- Experience it. Don’t suppress your feelings, as they will only come back stronger and affect your mental and physical wellbeing. Deal with them and reconceptualize them, or change the way you see your past. My SWITCH app is a great tool for helping you learn how to manage your mind, deal with the childhood roots of your stress and anxiety, and overcome negative thought patterns and behaviors that impact gut health through the mental process of reconceptualization. It is now on sale less 50% for a 3-month subscription!
Of course, as human beings we also heal in the context of safe relationships. You can talk to your parents or guardians if you feel that they have the capacity to acknowledge what you want to say to them and deal with it, and it is safe. But ask yourself what you are looking for if you do this. Do you want love? Some kind of resolution? Perhaps validation? Remember, you can give all these things to yourself! You already have it within you to do all the things you need to do to help yourself.
Most importantly, to begin this healing process, you need to learn how to forgive yourself. Forgiving someone can help you disconnect from the other person. You are not excusing their behavior or choices, but you are detaching yourself from the power your traumatic experience has over you. But forgiving yourself is far more important!
Why? When bad things happen to us, we tend to blame ourselves. This is especially true if you have grown up in a family or culture that tells you that, from the moment you are born, you are a sinner. Thinking we are “bad apples” comes with a lot of mental baggage and trauma, and can have a very negative affect on our psyche. Indeed, many people who feel that they are inherently bad or evil are constantly battling with guilt, the feeling that they have done something bad, and shame, the sense that they are bad, which, over time, can really damage their mental wellbeing and ability to handle life’s challenges and traumas.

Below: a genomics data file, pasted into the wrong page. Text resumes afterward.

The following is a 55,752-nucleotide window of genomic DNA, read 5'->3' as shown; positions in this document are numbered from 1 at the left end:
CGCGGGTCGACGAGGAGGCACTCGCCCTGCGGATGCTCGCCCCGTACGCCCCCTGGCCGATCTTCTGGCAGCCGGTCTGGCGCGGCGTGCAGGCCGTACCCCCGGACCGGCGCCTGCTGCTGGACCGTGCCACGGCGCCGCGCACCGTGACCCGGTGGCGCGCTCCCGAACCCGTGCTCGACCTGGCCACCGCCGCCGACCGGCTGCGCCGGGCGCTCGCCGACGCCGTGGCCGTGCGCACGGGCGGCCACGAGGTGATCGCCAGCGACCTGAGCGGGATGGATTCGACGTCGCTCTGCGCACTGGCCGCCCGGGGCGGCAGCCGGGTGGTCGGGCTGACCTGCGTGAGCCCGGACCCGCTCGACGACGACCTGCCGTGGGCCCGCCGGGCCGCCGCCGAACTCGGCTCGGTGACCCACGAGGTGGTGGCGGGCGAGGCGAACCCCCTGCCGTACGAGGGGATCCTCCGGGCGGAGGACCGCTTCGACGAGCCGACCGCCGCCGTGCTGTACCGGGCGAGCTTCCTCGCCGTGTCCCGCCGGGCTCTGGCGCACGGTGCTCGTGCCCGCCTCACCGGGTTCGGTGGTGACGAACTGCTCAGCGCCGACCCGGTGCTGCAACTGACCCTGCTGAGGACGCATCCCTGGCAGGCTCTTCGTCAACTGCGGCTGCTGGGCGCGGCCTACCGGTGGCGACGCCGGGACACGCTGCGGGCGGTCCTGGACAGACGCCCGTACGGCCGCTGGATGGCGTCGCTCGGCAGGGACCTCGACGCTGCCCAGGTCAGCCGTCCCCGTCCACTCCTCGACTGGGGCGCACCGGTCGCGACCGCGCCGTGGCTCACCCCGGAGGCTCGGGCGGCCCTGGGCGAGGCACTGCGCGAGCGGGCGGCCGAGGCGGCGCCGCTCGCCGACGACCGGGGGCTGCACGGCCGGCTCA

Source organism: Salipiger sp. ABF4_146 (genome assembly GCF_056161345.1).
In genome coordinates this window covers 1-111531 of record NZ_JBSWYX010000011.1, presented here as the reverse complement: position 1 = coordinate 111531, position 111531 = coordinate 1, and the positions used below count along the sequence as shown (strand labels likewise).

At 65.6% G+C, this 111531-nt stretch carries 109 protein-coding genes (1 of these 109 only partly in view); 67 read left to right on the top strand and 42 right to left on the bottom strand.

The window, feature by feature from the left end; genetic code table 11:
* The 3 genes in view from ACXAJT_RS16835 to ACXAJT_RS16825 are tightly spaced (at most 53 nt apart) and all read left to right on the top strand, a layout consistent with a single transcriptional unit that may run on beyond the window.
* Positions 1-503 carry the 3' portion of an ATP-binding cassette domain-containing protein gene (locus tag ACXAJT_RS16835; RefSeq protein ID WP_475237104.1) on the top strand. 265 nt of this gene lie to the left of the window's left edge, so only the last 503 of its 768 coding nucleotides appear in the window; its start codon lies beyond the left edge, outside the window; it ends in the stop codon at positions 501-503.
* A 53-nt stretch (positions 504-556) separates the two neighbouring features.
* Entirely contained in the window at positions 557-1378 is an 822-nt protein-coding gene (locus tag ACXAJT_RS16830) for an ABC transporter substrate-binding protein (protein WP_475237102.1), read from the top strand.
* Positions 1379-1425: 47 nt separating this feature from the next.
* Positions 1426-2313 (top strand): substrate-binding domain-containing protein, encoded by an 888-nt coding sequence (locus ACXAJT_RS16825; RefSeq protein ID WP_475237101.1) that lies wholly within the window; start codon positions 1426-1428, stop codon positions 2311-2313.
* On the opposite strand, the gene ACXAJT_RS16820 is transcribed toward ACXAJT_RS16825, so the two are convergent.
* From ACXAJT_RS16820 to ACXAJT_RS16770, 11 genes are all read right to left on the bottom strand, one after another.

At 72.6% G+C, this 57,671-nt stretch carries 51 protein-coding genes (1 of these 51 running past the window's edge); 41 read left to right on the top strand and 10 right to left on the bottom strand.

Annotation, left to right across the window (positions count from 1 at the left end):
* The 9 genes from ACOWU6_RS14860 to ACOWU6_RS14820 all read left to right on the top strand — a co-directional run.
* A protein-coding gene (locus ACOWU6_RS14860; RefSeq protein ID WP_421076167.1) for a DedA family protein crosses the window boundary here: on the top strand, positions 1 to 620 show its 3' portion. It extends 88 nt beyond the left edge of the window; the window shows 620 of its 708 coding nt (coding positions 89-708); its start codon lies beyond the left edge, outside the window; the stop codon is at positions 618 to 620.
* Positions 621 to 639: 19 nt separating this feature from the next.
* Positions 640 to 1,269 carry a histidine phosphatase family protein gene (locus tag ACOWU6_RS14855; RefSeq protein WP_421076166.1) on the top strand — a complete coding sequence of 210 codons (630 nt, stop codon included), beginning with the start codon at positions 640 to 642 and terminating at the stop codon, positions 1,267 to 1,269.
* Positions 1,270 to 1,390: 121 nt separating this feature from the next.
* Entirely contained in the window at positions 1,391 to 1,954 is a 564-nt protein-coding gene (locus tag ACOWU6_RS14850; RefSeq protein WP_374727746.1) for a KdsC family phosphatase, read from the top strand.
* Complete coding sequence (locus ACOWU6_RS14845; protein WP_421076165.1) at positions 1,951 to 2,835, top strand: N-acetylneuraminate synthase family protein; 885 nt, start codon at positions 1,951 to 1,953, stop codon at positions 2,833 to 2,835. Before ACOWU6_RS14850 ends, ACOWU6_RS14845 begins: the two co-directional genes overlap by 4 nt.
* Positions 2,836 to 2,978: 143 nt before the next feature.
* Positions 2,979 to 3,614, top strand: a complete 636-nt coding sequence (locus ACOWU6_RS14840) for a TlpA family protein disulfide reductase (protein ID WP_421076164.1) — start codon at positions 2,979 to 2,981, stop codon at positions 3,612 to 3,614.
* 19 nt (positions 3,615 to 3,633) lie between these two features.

We need to recognize that no person is born bad! There is hope for all of us. We all have the ability within us to change ourselves and our communities for the better, no matter our past.
We need to surround ourselves with people that love us, support us, and see the good in us. If this means that we should end a relationship or friendship, that is okay. As Alyssa noted in a recent MindBodyGreen article on ending friendships, sometimes you need to say goodbye, especially if that “friend” constantly puts you down or is always competing with you and cannot be happy for you when you succeed. You need to ask yourself how being around this person feels, and is it a drain on your mental health? Don’t be ashamed to validate your own feelings and experiences, because they are real and how you feel is important! Pay attention to the signals your mind and body sends you, because your health and wellbeing is precious.
For more information on gut fungi and mental health, listen to my podcast with Alyssa (episode #157), check out her website, Facebook and Instagram. To find someone who practices EMDR therapy near you, see here. If you enjoy listening to my podcast please consider leaving a 5-star review and subscribing! And keep sharing episodes with friends and family, and on social media (don’t forget to tag me so I can see your posts!).
Podcast Time Stamps
4:15 How Alyssa’s clients gave her hope, and the power of human resilience
5:46 What Alyssa thinks about evidence-based therapy and why she started her own therapy practice
9:33 The difference between little traumas and big Trauma
14:41 What is EMDR therapy and can it help you?
25:33 What is the “inner child” and how do you heal childhood wounds?
33:29 Should we forgive those who have hurt us?
36:15 Why being told you are a sinner is bad for your mental health
37:48 The difference between shame and guilt, and how to overcome them
41:55 When is it time to end a friendship?
49:00 You have everything you need in you to heal yourself!
If you would like to learn more about trauma and mental health, join me at my Mental Health Solutions Summit in Dallas, TX December 3-5, 2020! This conference is for everyone: teachers, CEOs, students, parents, doctors, life coaches...everyone! For more information and to register click here. Early bird special pricing end 5/31!
Switch On Your Brain is providing this podcast as a public service. Reference to any specific viewpoint or entity does not constitute an endorsement or recommendation by our organization. The views expressed by guests are their own and their appearance on the program does not imply an endorsement of them or any entity they represent. If you have any questions about this disclaimer, please contact email@example.com.